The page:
NON-OPERATING REVENUES (EXPENSES):Interest revenue 22 24 Interest expense (1,649) (2,002) Amortization of bond premiums and deferred amounts (117) (142) Loss on sale of capital assets - (1) Local share of capital projects - Monroe County (4,475) (2,909)

    Total non-operating expenses (6,219) (5,030)

    Income (loss) before capital contributions (520) 1,079

    CAPITAL CONTRIBUTIONS, net (121) 37

    CHANGE IN NET POSITION (641) 1,116

    NET POSITION - beginning of year 19,813 18,697

    NET POSITION - end of year 19,172$ 19,813$

    (000's OMITTED)

    STATEMENTS OF REVENUES, EXPENSES AND CHANGE IN NET POSITION

    (A DISCRETELY PRESENTED COMPONENT UNIT OF THE COUNTY OF MONROE, NEW YORK)MONROE COUNTY AIRPORT AUTHORITY

    FOR THE YEARS ENDED DECEMBER 31, 2015 AND 2014

    The accompanying notes are an integral part of these statements.13

  • 2015 2014

    CASH FLOW FROM OPERATING ACTIVITIES:Cash received from providing services 31,282$ 30,702$ Cash paid to suppliers (19,592) (20,709)

    Net cash flow from operating activities 11,690 9,993

    CASH FLOW FROM CAPITAL AND RELATED FINANCING ACTIVITIES:Purchase of capital assets (402) (74) Capital contributions, net (121) 37 Payment of bond principal (6,625) (6,275) Payment of bond interest expense (1,826) (2,178) Deposits into trustee principal and interest fund (10,844) (11,318) Withdrawal from trustee principal and interest fund 11,318 11,772 Local share of capital projects - Monroe County (4,475) (2,909)

    Net cash flow from capital and related financing activities (12,975) (10,945)

    CASH FLOW FROM INVESTING ACTIVITIES:Interest received 22 24

    Net cash flow from investing activities 22 24

    CHANGE IN CASH AND CASH EQUIVALENTS (1,263) (928)

    CASH AND CASH EQUIVALENTS - beginning of year 19,870 20,798

    CASH AND CASH EQUIVALENTS - end of year 18,607$ 19,870$

    CLASSIFIED AS:Cash and cash equivalents 13,629$ 12,356$ Restricted cash and cash equivalents 4,978 7,514

    Total cash and cash equivalents 18,607$ 19,870$

    RECONCILIATION OF OPERATING INCOME TO NET CASH FLOW FROM OPERATING ACTIVITIES:

    Operating income 5,699$ 6,109$ Adjustments to reconcile operating income to net cash flow from operating activities:

    Depreciation and amortization of capital assets 4,672 4,688 Changes in:

    Accounts receivable 350 (45) Unearned revenue 98 (103) Due to Monroe County 731 (485) Other current liabilities 140 (171)

    Net cash flow from operating activities 11,690$ 9,993$

    (000's OMITTED)

    STATEMENTS OF CASH FLOWS

    MONROE COUNTY AIRPORT AUTHORITY(A DISCRETELY PRESENTED COMPONENT UNIT OF THE COUNTY OF MONROE, NEW YORK)

    FOR THE YEARS ENDED DECEMBER 31, 2015 AND 2014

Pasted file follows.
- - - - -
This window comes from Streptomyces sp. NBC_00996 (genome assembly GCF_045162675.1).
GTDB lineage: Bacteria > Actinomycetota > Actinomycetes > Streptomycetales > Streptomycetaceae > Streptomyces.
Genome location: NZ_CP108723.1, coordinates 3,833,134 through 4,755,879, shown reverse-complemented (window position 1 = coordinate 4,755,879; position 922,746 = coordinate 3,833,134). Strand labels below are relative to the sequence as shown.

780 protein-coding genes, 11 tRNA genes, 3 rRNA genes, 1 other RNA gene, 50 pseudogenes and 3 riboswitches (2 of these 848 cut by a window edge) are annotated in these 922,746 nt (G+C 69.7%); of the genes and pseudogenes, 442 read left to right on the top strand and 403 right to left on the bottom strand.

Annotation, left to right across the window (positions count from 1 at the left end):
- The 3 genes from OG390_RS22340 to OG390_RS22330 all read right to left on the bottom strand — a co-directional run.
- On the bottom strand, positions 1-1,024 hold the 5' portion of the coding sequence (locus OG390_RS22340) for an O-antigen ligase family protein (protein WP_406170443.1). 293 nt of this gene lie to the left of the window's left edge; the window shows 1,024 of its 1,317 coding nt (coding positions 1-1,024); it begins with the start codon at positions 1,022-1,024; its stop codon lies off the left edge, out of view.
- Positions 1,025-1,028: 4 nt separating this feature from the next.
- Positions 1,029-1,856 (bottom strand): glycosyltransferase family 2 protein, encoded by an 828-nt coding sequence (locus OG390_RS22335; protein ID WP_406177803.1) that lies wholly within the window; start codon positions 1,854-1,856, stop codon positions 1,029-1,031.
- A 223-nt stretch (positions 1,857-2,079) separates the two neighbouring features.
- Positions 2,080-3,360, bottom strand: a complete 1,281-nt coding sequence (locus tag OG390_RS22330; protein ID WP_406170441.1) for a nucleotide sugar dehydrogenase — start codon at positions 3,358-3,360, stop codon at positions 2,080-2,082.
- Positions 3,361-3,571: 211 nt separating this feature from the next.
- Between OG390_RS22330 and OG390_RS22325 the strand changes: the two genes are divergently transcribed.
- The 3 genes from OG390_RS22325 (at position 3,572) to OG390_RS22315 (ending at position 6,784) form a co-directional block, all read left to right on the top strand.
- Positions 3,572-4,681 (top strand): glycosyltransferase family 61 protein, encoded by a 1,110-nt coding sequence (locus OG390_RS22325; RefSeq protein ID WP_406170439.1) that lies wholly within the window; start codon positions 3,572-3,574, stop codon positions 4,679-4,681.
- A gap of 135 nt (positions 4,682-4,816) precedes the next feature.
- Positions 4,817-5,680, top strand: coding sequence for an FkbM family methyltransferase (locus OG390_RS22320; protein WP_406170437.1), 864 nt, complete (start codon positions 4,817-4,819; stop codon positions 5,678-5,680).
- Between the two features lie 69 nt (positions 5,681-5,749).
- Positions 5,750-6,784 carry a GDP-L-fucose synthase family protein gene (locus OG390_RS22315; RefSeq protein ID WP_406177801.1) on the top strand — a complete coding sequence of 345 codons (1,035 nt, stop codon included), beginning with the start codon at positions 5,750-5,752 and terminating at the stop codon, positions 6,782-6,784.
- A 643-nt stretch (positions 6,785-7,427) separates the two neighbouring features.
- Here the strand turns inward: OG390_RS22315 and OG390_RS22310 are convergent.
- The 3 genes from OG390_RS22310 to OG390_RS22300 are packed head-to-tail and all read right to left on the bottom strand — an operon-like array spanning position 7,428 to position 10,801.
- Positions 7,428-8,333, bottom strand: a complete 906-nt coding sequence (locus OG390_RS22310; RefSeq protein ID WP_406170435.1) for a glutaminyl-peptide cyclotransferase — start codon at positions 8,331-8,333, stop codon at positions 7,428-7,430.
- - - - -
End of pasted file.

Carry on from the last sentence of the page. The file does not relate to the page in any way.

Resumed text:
The accompanying notes are an integral part of these statements.14

  • 15

    MONROE COUNTY AIRPORT AUTHORITY (A DISCRETELY PRESENTED COMPONENT UNIT OF THE COUNTY OF MONROE, NEW YORK)

    NOTES TO FINANCIAL STATEMENTS DECEMBER 31, 2015 AND 2014 (000’s Omitted) 1. ORGANIZATION

    The Monroe County Airport Authority (the Authority) is a public benefit corporation that was created to finance, construct, develop, operate, and maintain aviation and other related facilities and services within the County of Monroe (the County), and is included in the reporting entity of the County. The Authority is organized under the Public Authorities Law of the State of New York. The oversight body is the Authority board, which is approved by the County Legislature on the recommendation of the County Executive. The chairperson is appointed by the County Executive. The County’s Director of Finance serves as Treasurer of the Authority. The County Attorney serves as Secretary of the Authority. The Authority leases the Greater Rochester International Airport (the Airport) from the County and operates under the terms of a trust indenture (the indenture) dated September 15, 1989, as amended.

    2. SUMMARY OF SIGNIFICANT ACCOUNTING POLICIES Basis of Accounting The Authority’s financial statements are prepared in conformity with accounting principles

    generally accepted in the United States as set forth by the Governmental Accounting Standards Board (GASB) for proprietary funds.

    Basis of Presentation

    GASB requires the classification of net position into three categories defined as follows: Net investment in capital assets - This component of net position consists of capital assets,

    net of accumulated depreciation, reduced by the outstanding balances of any bonds, mortgages, notes, or other borrowings that are attributable to the acquisition, construction, or improvement of those assets. If there are significant unspent related debt proceeds at year-end, the portion of the debt attributable to the unspent proceeds is not included in the calculation of net investment in capital assets. Rather, that portion of the debt is included in the same net position component as the unspent proceeds.

    Restricted net position - This component of net position consists of amounts which have

    external constraints placed on their use imposed by creditors (such as through debt covenants), grantors, contributors, or laws or regulations of other governments or constraints imposed by law through constitutional provisions or enabling legislation.

    Unrestricted net position - This component consists of net position that do not meet the

    definition of “net investment in capital assets”, or “restricted”.

    When both restricted and unrestricted resources are available for use, it is the Authority’s policy to use restricted resources first, and then unrestricted resources as they are needed.

  • 16

    2. SUMMARY OF SIGNIFICANT ACCOUNTING POLICIES (Continued)